Briefly, at least some patients with H. pylori infection showed permanent or long-term complications of atherogenic lipid profile, which can accelerate the incidence of atherogenesis and many other complicated clinical diseases such as coronary heart disease, brain stroke, and peripheral artery occlusive disease .
According to the results of the current study, H. pylori can increase the level of LDL and FBS in seropositive male patients; the bacteria also play a role in the incidence of coronary artery disease through affecting atherogenic lipid profile and blood sugar level; but, in seropositive female patients, considering the lower levels of TG, it seems that the atherogenic effect of H. pylori mostly affects the level of blood sugar.
The data used to support the findings of this study are available from the corresponding author upon request.
Conflicts of Interest
There were no conflicts of interest regarding the results and materials of the current study.
- A. Onat, I. Sari, G. Hergenç et al., “Predictors of abdominal obesity and high susceptibility of cardiometabolic risk to its increments among Turkish women: a prospective population-based study,” Metabolism - Clinical and Experimental, vol. 56, no. 3, pp. 348–356, 2007.
- M. Berrutti, R. Pellicano, S. Fagoonee et al., “Potential relationship between Helicobacter pylori and ischemic heart disease: Any pathogenic model?” Panminerva Medica, vol. 50, no. 2, pp. 161–163, 2008.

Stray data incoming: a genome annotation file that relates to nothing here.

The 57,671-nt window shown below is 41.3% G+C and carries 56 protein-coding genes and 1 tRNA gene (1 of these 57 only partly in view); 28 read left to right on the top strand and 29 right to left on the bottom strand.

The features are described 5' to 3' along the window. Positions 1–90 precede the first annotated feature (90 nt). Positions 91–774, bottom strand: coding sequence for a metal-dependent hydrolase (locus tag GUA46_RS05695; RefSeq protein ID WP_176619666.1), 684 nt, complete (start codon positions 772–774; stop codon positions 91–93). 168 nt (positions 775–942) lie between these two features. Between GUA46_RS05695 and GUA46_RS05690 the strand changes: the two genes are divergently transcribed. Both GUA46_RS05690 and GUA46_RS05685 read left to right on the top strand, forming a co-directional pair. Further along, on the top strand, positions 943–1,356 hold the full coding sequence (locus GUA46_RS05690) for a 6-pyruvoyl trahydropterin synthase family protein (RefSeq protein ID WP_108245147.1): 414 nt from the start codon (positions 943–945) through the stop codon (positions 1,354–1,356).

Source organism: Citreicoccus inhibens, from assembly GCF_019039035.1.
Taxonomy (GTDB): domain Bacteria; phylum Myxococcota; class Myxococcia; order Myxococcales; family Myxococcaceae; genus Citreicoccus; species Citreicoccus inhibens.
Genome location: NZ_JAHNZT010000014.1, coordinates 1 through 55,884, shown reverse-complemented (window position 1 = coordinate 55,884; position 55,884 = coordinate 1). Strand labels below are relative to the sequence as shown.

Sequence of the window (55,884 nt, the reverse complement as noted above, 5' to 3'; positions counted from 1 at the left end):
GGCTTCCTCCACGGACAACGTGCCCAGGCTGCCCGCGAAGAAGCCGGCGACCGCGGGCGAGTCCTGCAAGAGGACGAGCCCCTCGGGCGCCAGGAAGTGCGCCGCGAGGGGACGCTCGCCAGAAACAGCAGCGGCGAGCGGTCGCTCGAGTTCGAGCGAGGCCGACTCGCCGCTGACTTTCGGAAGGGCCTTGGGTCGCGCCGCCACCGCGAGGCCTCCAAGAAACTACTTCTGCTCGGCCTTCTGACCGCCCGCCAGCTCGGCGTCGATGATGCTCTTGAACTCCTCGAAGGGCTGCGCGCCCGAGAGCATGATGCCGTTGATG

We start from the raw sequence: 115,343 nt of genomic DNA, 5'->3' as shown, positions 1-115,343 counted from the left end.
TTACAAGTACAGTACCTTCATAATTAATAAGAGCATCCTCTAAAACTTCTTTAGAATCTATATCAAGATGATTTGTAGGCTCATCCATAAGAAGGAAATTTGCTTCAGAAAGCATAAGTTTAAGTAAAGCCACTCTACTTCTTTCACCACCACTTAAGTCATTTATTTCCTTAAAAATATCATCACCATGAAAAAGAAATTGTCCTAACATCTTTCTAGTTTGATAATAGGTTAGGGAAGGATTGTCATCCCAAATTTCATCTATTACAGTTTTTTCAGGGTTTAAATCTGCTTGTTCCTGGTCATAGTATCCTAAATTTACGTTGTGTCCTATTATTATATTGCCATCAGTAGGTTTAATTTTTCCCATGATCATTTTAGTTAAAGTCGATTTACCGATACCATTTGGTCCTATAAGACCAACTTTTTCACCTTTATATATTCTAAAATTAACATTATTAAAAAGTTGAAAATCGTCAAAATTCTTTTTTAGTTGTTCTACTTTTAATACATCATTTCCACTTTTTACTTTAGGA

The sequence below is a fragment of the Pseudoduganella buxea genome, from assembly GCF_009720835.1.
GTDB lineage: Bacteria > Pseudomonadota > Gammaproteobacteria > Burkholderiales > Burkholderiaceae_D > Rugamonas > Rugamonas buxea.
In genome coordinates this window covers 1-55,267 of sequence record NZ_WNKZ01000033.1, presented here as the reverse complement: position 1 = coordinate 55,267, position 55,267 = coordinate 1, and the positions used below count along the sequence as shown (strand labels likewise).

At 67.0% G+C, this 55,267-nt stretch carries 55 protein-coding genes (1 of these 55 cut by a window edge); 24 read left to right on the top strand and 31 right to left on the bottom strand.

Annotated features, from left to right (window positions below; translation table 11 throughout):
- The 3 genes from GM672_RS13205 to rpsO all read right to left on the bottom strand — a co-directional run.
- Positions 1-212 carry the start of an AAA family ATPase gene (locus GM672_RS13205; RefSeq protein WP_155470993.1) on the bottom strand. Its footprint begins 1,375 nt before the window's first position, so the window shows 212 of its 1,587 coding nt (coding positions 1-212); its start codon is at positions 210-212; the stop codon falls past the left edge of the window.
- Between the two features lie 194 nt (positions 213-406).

- J. Vafaeimanesh, S. F. Hejazi, V. Damanpak, M. Vahedian, M. Sattari, and M. Seyyedmajidi, “Association of Helicobacter pylori infection with coronary artery disease: is Helicobacter pylori a risk factor?” The Scientific World Journal, vol. 2014, Article ID 516354, 6 pages, 2014.
- P. Libby, D. Egan, and S. Skarlatos, “Roles of infectious agents in atherosclerosis and restenosis: an assessment of the evidence and need for future research,” Circulation, vol. 96, no. 11, pp. 4095–4103, 1997.
- G. H. Dahlén, J. Boman, L. S. Birgander, and B. Lindblom, “Lp(a) lipoprotein, IgG, IgA and IgM antibodies to Chlamydia pneumoniae and HLA class II genotype in early coronary artery disease,” Atherosclerosis, vol. 114, no. 2, pp. 165–174, 1995.
- J. I. Elizalde, J. Gómez, J. Panés et al., “Platelet activation in mice and human Helicobacter pylori infection,” The Journal of Clinical Investigation, vol. 100, no. 5, pp. 996–1005, 1997.